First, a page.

Authors
Hans D. Muller
American University of Beirut
Bana Bashour
American University of Beirut
Abstract
We defend the view that belief is a psychological category against a recent attempt to recast it as a normative one. Tamar Gendler has argued that to properly understand how beliefs function in the regulation and production of action, we need to contrast beliefs with a class of psychological states and processes she calls “aliefs.” We agree with Gendler that affective states as well as habits and instincts deserve more attention than they receive in the contemporary philosophical psychology literature. But we argue that it is a serious error to align beliefs with the norm of rationality, while building a contrasting category whose members are characterized primarily by their failure to measure up to that normative standard, since these latter ones cannot constitute a distinct psychological category. First, we demonstrate that Gendler gets unwarranted conclusions about the existence of aliefs from belief-discordant cases. Next, we argue that the concept of alief is insufficiently clear. Aliefs cannot be distinguished from other types of states, such as beliefs. Also, when grouping many states under the category of aliefs, Gendler overlooks important differences between phenomena that are clearly distinct, such as habits and instincts. Aliefs simply do not constitute a legitimate psychological category.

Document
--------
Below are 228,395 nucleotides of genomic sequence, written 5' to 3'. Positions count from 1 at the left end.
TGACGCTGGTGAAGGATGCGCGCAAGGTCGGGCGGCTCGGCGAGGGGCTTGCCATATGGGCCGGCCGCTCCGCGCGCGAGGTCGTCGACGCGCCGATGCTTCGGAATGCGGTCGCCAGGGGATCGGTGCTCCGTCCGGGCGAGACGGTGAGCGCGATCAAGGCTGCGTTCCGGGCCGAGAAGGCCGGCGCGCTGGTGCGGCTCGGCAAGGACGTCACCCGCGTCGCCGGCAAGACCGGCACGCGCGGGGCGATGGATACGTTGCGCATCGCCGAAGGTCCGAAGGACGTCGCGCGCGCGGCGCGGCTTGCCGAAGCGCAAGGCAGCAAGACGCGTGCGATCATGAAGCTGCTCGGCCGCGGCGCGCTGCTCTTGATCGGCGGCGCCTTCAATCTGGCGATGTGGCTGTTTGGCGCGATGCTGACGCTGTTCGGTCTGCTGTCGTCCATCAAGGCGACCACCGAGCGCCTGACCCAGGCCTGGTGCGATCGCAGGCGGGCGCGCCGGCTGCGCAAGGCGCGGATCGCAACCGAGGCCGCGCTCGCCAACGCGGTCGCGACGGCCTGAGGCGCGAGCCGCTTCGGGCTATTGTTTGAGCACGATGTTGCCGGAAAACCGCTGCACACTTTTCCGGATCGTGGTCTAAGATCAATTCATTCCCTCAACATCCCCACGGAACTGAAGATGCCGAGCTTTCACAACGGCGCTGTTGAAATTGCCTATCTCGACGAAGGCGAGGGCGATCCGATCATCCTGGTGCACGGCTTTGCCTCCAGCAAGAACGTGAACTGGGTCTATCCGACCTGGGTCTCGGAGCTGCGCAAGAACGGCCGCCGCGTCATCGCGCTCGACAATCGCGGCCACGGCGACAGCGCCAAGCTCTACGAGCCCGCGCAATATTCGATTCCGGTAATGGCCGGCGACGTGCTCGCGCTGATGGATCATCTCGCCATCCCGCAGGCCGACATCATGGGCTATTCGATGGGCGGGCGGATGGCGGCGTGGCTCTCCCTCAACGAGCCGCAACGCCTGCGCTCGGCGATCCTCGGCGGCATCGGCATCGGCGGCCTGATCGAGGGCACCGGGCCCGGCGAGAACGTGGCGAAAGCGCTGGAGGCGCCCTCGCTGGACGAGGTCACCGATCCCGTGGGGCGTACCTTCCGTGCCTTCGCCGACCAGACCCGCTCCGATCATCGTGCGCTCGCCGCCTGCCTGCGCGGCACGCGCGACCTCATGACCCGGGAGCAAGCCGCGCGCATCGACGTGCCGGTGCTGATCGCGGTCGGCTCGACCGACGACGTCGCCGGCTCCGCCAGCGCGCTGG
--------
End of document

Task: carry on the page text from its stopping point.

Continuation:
Keywords Contemporary Philosophy  General Interest
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ISBN(s) 1053-8364
DOI 10.5840/jpr_2011_19
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References found in this work BETA

What's Wrong with Moore's Argument?James Pryor - 2004 - Philosophical Issues 14 (1):349–378.
When Transmission Fails.Chris Tucker - 2010 - Philosophical Review 119 (4):497-529.
Defeaters and Higher-Level Requirements.Michael Bergmann - 2005 - Philosophical Quarterly 55 (220):419–436.

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Citations of this work BETA

Implicit Bias.Michael Brownstein - 2017 - Stanford Encyclopedia of Philosophy.
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Ethical Automaticity.Michael Brownstein & Alex Madva - 2012 - Philosophy of the Social Sciences 42 (1):68-98.
The Normativity of Automaticity.Alex Madva Michael Brownstein - 2012 - Mind and Language 27 (4):410-434.

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